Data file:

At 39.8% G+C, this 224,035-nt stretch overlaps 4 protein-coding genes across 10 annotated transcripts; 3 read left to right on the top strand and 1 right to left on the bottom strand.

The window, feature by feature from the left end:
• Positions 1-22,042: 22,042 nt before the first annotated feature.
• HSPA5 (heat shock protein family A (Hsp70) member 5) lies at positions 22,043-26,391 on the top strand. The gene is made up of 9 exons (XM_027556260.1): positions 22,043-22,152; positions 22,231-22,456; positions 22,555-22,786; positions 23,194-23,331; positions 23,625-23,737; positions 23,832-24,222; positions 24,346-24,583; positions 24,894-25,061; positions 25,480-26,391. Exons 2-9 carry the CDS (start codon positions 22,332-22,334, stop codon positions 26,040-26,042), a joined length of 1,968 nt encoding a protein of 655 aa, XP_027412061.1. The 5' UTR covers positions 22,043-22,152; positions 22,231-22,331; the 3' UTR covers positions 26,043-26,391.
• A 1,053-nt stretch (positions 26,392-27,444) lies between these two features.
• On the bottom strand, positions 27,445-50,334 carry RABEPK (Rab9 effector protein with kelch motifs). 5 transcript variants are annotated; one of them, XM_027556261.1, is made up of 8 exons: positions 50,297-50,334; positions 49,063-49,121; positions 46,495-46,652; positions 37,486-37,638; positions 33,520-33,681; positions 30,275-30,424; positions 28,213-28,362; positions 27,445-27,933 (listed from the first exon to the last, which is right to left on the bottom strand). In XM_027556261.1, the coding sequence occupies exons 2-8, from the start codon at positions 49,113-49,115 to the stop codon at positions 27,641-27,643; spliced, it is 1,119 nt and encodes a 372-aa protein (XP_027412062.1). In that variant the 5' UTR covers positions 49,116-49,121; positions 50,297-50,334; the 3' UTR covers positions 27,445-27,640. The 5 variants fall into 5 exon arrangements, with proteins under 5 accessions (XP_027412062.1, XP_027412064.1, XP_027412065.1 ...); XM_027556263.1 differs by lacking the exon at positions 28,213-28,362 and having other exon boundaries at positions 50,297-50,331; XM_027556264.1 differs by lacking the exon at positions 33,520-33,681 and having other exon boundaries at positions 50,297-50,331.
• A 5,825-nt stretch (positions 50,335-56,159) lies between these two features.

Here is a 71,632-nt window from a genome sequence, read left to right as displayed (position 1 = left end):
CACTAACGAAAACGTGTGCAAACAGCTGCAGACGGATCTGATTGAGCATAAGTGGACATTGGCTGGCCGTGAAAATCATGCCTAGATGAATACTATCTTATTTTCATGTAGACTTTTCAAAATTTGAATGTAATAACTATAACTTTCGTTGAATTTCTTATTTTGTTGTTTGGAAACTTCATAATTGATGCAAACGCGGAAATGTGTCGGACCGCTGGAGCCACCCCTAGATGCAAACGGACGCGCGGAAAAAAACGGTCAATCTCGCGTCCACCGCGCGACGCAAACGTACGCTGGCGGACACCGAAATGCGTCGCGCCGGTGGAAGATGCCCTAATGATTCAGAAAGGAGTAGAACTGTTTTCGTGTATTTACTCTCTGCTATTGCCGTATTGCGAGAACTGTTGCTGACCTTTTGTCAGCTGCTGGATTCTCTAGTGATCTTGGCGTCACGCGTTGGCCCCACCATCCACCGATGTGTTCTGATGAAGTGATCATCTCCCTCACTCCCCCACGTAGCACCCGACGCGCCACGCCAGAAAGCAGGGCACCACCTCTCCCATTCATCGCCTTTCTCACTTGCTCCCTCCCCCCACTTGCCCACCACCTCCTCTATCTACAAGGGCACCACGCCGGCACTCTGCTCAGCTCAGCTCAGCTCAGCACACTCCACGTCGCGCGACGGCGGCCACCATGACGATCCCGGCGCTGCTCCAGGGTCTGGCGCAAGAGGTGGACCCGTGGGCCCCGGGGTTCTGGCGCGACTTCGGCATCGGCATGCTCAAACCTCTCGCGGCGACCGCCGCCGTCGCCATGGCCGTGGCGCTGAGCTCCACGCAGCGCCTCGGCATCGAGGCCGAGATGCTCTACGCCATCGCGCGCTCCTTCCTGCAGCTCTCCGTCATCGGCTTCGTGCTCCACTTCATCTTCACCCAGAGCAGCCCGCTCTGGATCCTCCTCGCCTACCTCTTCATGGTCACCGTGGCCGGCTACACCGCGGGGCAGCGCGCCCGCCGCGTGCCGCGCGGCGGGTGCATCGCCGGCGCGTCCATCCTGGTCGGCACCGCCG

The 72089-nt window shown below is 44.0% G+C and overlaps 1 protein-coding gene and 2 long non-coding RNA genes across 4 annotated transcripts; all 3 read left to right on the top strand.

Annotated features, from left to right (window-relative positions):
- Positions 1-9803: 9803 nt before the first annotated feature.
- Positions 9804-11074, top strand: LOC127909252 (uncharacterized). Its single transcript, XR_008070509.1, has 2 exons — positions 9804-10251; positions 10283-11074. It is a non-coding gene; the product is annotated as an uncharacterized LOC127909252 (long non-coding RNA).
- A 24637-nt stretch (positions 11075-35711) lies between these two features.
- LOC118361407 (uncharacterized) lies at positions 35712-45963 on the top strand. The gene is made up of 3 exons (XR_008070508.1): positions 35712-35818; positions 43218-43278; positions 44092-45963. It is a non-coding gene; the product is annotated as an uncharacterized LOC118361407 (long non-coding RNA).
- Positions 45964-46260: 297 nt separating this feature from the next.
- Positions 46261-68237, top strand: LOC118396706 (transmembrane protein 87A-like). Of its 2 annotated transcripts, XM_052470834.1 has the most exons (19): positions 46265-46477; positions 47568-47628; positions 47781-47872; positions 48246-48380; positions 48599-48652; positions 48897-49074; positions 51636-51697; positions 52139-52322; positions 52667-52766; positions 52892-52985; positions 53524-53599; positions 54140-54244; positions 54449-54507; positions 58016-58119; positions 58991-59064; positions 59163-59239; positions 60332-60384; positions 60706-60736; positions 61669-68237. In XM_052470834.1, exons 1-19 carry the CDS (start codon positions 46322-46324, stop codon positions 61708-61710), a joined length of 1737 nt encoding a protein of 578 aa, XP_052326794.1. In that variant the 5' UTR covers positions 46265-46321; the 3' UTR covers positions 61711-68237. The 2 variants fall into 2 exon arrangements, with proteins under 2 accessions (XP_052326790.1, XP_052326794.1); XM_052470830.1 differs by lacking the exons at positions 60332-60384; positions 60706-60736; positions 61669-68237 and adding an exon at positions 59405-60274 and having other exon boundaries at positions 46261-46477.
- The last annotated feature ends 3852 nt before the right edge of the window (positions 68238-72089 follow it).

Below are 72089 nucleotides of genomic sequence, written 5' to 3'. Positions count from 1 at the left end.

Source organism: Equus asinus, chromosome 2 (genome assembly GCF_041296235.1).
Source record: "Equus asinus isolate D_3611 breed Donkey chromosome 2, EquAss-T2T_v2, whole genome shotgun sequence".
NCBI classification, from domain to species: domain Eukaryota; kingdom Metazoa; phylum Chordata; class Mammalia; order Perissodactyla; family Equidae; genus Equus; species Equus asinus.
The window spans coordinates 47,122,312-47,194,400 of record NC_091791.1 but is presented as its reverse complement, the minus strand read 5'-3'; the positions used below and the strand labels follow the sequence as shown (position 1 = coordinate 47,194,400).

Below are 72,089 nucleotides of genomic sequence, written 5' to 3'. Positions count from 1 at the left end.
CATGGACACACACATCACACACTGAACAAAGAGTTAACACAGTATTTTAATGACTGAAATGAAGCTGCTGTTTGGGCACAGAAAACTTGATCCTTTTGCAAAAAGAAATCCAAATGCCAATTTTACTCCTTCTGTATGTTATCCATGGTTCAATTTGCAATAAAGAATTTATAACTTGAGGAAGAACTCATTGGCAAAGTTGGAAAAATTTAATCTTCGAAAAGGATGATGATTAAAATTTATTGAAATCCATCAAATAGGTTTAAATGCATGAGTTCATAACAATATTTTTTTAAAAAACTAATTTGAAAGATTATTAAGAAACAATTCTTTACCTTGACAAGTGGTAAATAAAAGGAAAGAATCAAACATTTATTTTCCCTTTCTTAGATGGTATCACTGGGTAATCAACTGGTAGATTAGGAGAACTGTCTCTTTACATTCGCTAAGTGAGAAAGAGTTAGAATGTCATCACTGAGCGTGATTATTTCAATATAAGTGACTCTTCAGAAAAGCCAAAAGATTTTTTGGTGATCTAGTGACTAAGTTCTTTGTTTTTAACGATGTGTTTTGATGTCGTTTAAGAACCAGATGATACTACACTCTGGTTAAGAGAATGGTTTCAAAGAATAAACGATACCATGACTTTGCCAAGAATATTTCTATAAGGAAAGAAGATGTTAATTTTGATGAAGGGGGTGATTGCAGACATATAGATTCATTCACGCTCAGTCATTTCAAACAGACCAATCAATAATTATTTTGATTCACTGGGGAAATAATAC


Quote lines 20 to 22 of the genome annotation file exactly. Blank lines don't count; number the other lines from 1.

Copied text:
Source organism: Equus asinus, chromosome 2 (genome assembly GCF_041296235.1).
Source record: "Equus asinus isolate D_3611 breed Donkey chromosome 2, EquAss-T2T_v2, whole genome shotgun sequence".
NCBI classification, from domain to species: domain Eukaryota; kingdom Metazoa; phylum Chordata; class Mammalia; order Perissodactyla; family Equidae; genus Equus; species Equus asinus.